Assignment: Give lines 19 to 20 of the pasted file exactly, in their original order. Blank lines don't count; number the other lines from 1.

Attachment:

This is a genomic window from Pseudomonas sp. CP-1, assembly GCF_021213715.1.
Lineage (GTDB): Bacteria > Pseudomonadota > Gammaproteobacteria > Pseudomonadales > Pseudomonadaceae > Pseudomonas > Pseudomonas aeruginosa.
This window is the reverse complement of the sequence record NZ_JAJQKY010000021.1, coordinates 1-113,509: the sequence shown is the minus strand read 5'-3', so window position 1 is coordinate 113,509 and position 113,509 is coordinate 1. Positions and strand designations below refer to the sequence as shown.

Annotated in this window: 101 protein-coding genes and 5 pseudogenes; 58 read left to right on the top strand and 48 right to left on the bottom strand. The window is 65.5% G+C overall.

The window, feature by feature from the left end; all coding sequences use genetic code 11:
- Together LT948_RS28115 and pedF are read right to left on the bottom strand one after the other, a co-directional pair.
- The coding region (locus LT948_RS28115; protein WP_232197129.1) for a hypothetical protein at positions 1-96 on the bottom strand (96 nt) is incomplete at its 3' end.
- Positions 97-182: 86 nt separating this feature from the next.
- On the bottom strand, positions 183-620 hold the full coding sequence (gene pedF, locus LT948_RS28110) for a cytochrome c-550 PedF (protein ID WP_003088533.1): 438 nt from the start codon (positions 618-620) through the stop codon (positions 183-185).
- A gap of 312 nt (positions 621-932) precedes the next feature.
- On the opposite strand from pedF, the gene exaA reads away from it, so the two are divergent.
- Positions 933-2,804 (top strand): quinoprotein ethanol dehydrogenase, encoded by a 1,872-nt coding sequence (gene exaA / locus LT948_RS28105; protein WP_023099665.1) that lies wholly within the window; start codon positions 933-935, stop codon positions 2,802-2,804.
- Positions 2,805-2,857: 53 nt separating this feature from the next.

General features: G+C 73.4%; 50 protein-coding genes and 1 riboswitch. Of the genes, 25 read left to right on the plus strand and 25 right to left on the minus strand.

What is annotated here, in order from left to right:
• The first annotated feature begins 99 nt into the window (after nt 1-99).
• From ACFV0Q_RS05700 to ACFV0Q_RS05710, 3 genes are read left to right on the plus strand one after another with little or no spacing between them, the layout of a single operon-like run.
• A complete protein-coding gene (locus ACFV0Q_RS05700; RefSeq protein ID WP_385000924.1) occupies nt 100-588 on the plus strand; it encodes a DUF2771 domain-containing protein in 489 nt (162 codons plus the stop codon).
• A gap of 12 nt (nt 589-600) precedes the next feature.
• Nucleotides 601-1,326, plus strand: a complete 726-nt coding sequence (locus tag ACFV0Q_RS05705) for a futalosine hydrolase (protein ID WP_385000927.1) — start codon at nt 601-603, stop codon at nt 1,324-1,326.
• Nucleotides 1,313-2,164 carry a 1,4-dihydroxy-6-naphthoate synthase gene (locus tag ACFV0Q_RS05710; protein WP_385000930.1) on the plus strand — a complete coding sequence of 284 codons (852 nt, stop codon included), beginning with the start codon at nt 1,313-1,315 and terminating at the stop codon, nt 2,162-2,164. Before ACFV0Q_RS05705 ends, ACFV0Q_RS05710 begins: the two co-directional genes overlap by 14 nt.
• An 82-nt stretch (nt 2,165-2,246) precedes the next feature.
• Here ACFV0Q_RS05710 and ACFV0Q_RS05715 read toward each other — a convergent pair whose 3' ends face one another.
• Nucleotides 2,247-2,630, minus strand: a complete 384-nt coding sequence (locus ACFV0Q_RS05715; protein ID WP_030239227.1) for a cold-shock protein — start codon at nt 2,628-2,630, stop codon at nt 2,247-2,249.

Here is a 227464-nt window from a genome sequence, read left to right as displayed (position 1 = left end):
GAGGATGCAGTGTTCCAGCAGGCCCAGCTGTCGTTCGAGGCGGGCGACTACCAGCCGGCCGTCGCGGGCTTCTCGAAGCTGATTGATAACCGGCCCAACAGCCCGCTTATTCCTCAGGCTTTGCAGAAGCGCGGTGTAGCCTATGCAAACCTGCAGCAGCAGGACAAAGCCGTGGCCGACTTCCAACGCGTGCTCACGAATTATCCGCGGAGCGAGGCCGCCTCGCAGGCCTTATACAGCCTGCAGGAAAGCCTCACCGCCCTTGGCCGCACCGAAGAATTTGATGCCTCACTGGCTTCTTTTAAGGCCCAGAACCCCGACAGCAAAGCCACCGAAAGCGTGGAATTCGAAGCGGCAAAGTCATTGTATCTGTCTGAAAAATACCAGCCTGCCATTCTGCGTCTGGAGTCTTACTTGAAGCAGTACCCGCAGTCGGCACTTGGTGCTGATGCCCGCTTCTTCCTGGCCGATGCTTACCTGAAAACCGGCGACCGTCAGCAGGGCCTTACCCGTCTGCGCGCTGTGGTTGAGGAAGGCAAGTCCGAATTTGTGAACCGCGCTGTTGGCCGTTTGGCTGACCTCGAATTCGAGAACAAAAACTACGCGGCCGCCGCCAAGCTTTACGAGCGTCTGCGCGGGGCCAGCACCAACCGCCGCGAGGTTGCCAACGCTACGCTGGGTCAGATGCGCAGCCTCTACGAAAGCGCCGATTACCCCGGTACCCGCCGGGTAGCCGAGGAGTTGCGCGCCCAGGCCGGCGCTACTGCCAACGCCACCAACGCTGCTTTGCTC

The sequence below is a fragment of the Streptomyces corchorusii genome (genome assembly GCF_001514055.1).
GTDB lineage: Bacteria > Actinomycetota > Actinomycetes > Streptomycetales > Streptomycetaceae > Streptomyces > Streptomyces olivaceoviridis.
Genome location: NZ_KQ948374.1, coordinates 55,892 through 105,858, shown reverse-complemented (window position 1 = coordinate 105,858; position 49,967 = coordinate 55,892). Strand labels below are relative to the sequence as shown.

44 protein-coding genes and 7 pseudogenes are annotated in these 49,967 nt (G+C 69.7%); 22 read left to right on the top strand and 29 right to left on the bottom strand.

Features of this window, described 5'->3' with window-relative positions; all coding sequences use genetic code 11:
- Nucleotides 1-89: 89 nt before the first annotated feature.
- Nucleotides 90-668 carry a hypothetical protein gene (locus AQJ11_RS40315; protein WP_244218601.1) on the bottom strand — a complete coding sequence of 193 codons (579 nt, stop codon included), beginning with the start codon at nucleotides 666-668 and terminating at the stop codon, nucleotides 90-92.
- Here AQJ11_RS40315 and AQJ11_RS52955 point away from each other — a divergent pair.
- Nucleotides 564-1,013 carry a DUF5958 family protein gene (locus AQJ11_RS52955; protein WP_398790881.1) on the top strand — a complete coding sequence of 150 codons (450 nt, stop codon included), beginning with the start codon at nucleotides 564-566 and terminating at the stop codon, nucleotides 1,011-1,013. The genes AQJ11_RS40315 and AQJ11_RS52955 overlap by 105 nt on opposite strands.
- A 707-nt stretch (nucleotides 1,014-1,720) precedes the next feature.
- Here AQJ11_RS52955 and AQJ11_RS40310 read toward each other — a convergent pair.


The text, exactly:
• A gap of 12 nt (nt 589-600) precedes the next feature.
• Nucleotides 601-1,326, plus strand: a complete 726-nt coding sequence (locus tag ACFV0Q_RS05705) for a futalosine hydrolase (protein ID WP_385000927.1) — start codon at nt 601-603, stop codon at nt 1,324-1,326.